Authors and paper title

Topic, Objectives of the reviewed papers

Main Findings of the reviewed papers

Adriaenssens, et al. (2017). Predictors of occupational stress and well-being in First-Line Nurse Managers: A cross-sectional survey study.

Risk and protective factors of stress and health

Analyzing if job requests, job control, social support and inter-professional conflicts are predictors of NM* job stress and well-being (job satisfaction).

Various associations between predictors and outcomes and Job Demand-Control-Support model is confirmed

Positive perception of work/timedemands is associated with lower levels of psychosomatic distress and burnout and higher levels of job satisfaction.

Job control and social support of the staff team are important predictors of NM’s occupational well-being and the inter-professional collaboration of job satisfaction

No association between physical demand and outcomes and between social support of colleagues and well-being

Duffy, et al. (2015). Secondary traumatic stress among emergency nurses: a cross-sectional study

Secondary traumatic stress (STS)

The study measured emergency department nurses’ self-reported levels of secondary traumatic stress.

Poor level of STS in CNM*

The highest proportion (82%) of STS existed in the nurse staff group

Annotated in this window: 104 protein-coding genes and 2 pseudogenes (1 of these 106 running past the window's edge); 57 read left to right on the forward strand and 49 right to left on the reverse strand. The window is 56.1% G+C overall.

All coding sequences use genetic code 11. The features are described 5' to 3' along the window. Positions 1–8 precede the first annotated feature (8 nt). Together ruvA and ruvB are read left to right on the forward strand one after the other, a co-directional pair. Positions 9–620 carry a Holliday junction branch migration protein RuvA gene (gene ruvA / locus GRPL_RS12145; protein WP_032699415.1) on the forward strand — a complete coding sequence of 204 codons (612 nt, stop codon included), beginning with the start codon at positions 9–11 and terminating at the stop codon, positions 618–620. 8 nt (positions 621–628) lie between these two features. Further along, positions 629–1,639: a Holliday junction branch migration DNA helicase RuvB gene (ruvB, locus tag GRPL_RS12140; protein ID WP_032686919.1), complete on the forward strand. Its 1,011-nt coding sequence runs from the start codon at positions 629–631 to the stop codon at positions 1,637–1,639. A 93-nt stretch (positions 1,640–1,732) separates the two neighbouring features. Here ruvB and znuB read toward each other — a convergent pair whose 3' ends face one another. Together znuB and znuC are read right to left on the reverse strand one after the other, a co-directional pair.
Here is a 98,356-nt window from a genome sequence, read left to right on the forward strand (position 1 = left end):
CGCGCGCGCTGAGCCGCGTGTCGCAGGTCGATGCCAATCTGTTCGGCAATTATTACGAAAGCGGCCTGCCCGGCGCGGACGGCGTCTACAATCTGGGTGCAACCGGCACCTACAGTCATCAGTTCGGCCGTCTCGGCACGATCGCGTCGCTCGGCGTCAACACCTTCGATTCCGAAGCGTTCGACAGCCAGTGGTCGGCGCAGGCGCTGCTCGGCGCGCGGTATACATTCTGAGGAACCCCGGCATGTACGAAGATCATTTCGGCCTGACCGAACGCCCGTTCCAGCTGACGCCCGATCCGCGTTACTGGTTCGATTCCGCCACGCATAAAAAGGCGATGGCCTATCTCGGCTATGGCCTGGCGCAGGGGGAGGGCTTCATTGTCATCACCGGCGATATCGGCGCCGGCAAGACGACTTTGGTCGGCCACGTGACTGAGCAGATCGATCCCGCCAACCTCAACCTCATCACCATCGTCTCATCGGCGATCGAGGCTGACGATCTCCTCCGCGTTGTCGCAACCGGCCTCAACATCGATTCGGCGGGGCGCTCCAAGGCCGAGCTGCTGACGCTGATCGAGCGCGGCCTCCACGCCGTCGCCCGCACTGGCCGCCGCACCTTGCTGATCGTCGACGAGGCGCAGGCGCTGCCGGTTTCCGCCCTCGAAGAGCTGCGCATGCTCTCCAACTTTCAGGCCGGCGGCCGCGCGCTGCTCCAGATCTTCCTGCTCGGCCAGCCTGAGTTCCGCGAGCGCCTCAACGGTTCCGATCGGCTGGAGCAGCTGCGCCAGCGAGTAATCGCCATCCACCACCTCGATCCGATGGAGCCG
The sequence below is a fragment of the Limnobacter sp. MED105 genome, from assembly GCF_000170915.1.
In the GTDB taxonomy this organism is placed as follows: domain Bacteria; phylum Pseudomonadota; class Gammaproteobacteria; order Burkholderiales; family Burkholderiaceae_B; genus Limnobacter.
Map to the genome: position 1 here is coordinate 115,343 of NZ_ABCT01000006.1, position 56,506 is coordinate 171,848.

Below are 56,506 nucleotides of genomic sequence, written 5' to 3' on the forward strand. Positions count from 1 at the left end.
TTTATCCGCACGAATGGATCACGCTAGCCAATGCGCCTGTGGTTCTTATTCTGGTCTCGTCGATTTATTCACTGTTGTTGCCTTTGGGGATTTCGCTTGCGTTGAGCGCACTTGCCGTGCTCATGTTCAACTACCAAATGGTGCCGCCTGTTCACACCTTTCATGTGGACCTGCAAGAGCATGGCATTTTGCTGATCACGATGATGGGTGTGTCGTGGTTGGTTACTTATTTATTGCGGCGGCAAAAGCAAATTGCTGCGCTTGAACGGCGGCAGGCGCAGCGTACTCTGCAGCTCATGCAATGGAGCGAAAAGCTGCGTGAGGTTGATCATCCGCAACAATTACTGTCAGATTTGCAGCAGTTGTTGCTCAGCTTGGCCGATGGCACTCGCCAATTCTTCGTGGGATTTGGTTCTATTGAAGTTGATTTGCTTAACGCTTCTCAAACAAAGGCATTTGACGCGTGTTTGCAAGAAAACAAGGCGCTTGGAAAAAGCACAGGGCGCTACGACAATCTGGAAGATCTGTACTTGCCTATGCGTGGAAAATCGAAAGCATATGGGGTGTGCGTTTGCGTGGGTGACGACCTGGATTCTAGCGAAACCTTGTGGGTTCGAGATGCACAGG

No other findings about CNM but the total sample

Heeb & Haberey-Knuessi, (2014). Health professionals facing burnout: What do we know about nursing managers?


Burnout prevalence in NMs* and its association with personal, job and organizational characteristics.

Are NMs* vulnerable to burnout due to their role features?

Low incidence of burnout on NMs in Switzerland

In NMs higher variation of burnout related to their emotional exhaustion:

Similar burnout between physicians and NMs

Hewko, et al. (2015). Factors influencing nurse managers’ intent to stay or leave: A quantitative analysis

Burnout and Nurse Manager turnover

Is burnout a risk factor of NM turnover?

Burnout is a risk factor of NM turnover. NMs intending to stay in their role reported more job and love satisfaction than those intending to leave. The latter reported greater emotional exhaustion than managers intending to stay.